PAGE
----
From PEOPLE Magazine Click to enlarge
ZEV ISAAC MILLER BORN
July 22, 2008
WEIGHT 8 lbs. 7 oz.

Forgive first-time mom Marissa Jaret Winokur for tearing up when she talks about her newborn son Zev's smile or his nose or his tiny fingers that curl up into a bite-size fist. "My friends don't want to come over anymore because all I do is cry," she gushes. "When he sleeps on my chest it's like I'm on some crazy drug. It's beautiful." And of course, even the baby's less delicate moments get the new mom, 35, excited. "We cheer when he poops," she says of 10-week-old Zev, whose diapers are better changed by Dad, writer Judah Miller, 34, than Mom. "I have been peed on so many times," she confesses.

Diaper disasters aside, the Tony award-winning Hairspray actress and Dancing with the Stars fan favorite is loving every minute of a life she didn't dare dream about when she was battling cervical cancer seven years ago. Winokur underwent a radical hysterectomy, though doctors were able to preserve her ovaries. Still, she admits, kids were not on her radar at the time. It wasn't until after she and Miller married in October 2006 that Winokur began to yearn for motherhood. The couple found a surrogate mother who lived within driving distance of their three-bedroom North Hollywood home, and last November an embryo from Winokur's egg and Miller's sperm was transplanted into the surrogate's uterus. "I was as involved as I could be with the baby," says Winokur. "I went to all the doctor appointments and I talked to my surrogate every day." Winokur also busied herself during the pregnancy by concentrating on her DWTS gig. In the weeks before Zev's arrival, however, Winokur "was going stir crazy. I ate so many bags of Doritos waiting for this baby to come!"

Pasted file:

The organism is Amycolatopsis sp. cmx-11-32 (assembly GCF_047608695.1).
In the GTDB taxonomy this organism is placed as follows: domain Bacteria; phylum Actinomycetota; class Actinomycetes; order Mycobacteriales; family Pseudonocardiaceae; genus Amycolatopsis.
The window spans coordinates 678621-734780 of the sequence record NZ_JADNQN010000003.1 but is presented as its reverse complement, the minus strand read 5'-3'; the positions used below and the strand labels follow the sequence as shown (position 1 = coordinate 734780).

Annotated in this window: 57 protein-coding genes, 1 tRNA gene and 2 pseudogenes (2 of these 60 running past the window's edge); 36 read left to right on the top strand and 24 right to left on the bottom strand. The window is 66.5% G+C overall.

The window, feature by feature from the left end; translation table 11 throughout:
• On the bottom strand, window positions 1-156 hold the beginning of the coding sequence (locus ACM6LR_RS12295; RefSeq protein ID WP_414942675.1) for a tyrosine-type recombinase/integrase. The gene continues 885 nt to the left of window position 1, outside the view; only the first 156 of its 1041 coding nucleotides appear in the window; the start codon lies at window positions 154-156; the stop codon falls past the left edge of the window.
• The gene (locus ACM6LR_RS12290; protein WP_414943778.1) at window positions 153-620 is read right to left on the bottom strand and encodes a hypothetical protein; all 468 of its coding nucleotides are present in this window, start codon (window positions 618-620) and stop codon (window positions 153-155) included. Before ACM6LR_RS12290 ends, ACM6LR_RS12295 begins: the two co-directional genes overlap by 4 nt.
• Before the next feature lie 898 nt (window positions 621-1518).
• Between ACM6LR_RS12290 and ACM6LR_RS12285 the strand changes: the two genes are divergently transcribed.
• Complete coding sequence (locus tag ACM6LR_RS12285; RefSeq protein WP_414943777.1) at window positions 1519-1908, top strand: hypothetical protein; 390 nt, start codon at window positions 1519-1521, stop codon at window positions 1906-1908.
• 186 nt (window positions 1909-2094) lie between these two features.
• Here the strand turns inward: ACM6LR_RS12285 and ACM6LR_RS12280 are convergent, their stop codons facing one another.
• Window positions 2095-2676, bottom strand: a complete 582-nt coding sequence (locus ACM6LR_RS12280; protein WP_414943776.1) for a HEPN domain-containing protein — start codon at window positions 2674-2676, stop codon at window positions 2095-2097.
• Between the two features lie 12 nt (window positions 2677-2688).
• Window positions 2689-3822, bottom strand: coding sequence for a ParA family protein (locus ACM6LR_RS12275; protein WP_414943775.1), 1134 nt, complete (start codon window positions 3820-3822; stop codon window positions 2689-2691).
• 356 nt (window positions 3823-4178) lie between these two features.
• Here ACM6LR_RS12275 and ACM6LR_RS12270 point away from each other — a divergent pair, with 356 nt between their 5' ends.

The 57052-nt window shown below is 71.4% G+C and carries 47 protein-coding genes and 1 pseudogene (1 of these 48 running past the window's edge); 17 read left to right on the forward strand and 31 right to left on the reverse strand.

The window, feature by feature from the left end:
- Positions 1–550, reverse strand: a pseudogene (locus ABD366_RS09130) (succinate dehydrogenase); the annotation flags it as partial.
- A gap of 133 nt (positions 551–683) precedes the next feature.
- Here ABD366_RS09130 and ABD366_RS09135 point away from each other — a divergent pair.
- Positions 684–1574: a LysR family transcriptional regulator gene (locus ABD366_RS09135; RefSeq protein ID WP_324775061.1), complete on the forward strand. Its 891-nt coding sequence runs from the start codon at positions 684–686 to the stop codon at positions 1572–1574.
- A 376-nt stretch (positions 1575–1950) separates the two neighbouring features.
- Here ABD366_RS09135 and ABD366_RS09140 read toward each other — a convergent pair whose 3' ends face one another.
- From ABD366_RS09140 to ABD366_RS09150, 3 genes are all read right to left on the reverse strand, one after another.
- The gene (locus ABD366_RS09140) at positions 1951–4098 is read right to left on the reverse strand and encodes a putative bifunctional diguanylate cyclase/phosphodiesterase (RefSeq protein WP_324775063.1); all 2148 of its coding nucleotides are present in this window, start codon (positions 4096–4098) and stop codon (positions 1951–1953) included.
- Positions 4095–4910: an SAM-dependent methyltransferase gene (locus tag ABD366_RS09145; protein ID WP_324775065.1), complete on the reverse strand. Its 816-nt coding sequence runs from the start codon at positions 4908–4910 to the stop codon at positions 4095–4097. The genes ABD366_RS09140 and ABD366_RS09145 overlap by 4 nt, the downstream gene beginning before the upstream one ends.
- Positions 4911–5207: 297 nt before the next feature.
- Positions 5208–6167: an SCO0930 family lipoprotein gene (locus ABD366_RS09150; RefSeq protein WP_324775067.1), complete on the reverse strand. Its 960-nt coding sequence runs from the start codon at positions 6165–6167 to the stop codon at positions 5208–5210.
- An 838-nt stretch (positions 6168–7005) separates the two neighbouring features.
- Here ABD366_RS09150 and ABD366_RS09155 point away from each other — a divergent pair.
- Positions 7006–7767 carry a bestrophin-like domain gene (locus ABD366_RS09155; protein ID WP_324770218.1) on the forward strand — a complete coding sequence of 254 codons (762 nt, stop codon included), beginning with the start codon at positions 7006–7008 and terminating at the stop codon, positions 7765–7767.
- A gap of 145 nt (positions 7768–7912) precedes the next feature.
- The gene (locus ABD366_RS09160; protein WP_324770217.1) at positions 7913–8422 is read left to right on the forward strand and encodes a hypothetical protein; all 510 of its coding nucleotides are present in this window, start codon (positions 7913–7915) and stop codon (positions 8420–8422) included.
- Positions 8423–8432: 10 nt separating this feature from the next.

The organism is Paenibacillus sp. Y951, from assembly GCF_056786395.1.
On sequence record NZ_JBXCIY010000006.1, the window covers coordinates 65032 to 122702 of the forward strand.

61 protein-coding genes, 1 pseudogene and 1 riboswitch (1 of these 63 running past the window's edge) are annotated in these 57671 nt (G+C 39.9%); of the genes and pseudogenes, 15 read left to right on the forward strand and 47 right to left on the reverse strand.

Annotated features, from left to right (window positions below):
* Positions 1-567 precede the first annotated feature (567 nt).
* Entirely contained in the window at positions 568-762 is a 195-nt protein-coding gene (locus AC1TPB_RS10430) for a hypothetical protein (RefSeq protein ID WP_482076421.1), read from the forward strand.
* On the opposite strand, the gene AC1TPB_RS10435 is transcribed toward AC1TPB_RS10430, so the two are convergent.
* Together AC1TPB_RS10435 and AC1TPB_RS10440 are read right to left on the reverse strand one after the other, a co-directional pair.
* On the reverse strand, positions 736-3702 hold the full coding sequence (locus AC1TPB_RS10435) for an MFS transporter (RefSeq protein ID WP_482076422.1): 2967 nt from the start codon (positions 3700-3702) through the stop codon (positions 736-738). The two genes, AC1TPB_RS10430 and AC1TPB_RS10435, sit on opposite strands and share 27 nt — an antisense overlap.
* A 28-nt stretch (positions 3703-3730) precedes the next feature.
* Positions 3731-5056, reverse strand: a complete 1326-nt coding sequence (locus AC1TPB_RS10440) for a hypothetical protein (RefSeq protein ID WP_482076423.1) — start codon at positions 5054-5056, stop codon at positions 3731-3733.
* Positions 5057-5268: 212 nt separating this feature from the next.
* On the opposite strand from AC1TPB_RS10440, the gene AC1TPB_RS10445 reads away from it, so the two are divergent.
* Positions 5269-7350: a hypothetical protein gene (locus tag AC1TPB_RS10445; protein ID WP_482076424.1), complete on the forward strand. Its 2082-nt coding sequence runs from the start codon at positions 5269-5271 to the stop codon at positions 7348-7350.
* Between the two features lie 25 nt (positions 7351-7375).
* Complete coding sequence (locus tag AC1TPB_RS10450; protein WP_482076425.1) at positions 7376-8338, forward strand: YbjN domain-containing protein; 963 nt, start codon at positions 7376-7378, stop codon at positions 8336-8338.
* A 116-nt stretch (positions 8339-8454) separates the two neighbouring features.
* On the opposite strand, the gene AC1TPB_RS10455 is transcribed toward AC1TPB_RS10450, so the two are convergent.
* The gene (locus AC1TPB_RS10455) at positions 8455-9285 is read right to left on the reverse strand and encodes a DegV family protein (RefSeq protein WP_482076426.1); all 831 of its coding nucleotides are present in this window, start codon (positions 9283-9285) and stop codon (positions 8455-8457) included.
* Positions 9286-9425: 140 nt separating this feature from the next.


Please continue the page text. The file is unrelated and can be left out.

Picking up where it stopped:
When he did come, Winokur, Miller, the surrogate and her husband were all in the delivery room "breathing together" during the 12-hour labor. "It was a real family event," says Winokur. "We will be friends forever." Within hours of Zev's arrival, Winokur could already see personality traits emerge. "He's like Judah—he's a thinker. He's confident and serious." At home, Zev has settled into his animal-themed room, which "has nicer furniture than we do," Winokur quips. (The room includes a white, walnut wood changing table that will convert into a bar for Mom and Dad when Zev is through with it.) Outside, Zev's favorite place to nap is the pool-side cabana, where the overhead ceiling fans create a soothing whir. "I have a saying: 'When in doubt, take him out,'" Winokur says. "He loves the water. I love giving him a bath in the sink. I can't wait until I can take him in the pool."

"Zev makes the house feel different," Miller observes. "He makes it feel warm and friendly. I love watching Marissa with him; he makes her more calm than I've ever seen her in my life." Winokur hasn't let go of all her frenetic energy, however. "I ask people, 'Will I ever stop worrying?' And they go, 'No,' and that's not what I want to hear!" Winokur says, noting that her first post-baby movie date with Miller was a disaster. "I kept texting the babysitter, 'Does he miss us? Is he okay?'" As the permanence of motherhood sinks in, so does the enormity of her good fortune. "If I didn't have cancer, I might have been able to carry a baby myself," Winokur muses. "But then, I wouldn't have this baby. So how can I ever feel bad about having cancer? Because of that, I now have Zev."